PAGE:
Transitions to Good Governance
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Transitions to Good Governance

Creating Virtuous Circles of Anti-corruption

Edited by Alina Mungiu-Pippidi and Michael Johnston

Why have so few countries managed to leave systematic corruption behind, while in many others modernization is still a mere façade? How do we escape the trap of corruption, to reach a governance system based on ethical universalism? In this unique book, Alina Mungiu-Pippidi and Michael Johnston lead a team of eminent researchers on an illuminating path towards deconstructing the few virtuous circles in contemporary governance. The book combines a solid theoretical framework with quantitative evidence and case studies from around the world. While extracting lessons to be learned from the success cases covered, Transitions to Good Governance avoids being prescriptive and successfully contributes to the understanding of virtuous circles in contemporary good governance.
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Chapter 5: The world’s smallest virtuous circle: Estonia

Valts Kalniņš

Abstract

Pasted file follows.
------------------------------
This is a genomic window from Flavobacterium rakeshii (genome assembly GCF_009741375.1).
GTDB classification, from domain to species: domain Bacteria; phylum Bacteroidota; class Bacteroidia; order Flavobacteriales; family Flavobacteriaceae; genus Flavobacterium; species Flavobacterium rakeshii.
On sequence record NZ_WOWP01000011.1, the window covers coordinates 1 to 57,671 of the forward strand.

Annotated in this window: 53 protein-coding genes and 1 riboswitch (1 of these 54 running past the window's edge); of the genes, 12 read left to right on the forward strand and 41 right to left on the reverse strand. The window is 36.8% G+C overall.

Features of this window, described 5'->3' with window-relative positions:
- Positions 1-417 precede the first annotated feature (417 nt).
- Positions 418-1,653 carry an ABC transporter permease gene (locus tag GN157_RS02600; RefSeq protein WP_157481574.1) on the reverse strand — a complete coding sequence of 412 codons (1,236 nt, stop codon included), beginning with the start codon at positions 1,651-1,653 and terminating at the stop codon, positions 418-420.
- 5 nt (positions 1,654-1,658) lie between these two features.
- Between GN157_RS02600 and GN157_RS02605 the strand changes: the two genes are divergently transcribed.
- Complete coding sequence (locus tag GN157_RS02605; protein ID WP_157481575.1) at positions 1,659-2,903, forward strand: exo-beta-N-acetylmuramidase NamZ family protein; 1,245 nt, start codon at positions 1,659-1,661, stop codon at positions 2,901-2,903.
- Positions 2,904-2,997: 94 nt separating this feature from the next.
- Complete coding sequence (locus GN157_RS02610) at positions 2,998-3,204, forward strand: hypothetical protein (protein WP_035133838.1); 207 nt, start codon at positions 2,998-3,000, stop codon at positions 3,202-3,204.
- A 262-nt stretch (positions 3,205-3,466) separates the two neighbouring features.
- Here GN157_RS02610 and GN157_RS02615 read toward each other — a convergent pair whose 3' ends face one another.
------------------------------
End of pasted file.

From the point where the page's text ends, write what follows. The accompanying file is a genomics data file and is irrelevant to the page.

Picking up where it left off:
As in all transition countries, corruption has been and remains a concern for Estonia. Still, on the on hand the country is an obvious top achiever in comparison with the rest of the post-communist area. On the other hand, the 2000s has been a stable period, with levels of corruption almost unchanged and representing a certain plateau in development. The Estonian governance regime operates mostly in line with the principle of ethical universalism. Reportedly, all key elements of the state are subject to quite high formal standards of transparency. Correct functioning of the public procurement system is the rule, and violations, although common, are more of an exception. Estonia appears to have a high level of equity of access to its education and healthcare systems. The search for the causes of Estonia’s success often focuses on cultural factors. The high general level of interpersonal trust in Estonian society is an unusual cultural feature of a post-Soviet society. In addition, civil society and a free media represent high normative constraints for corruption and particularism. It has been argued that at the beginning of the 1990s Estonia experienced the most radical replacement of the political elite compared with Latvia and Lithuania, where the old nomenklatura networks managed to perpetuate to a much larger extent. In contrast, the new Estonian elite was willing and ready for thorough reforms of the judiciary and public administration.

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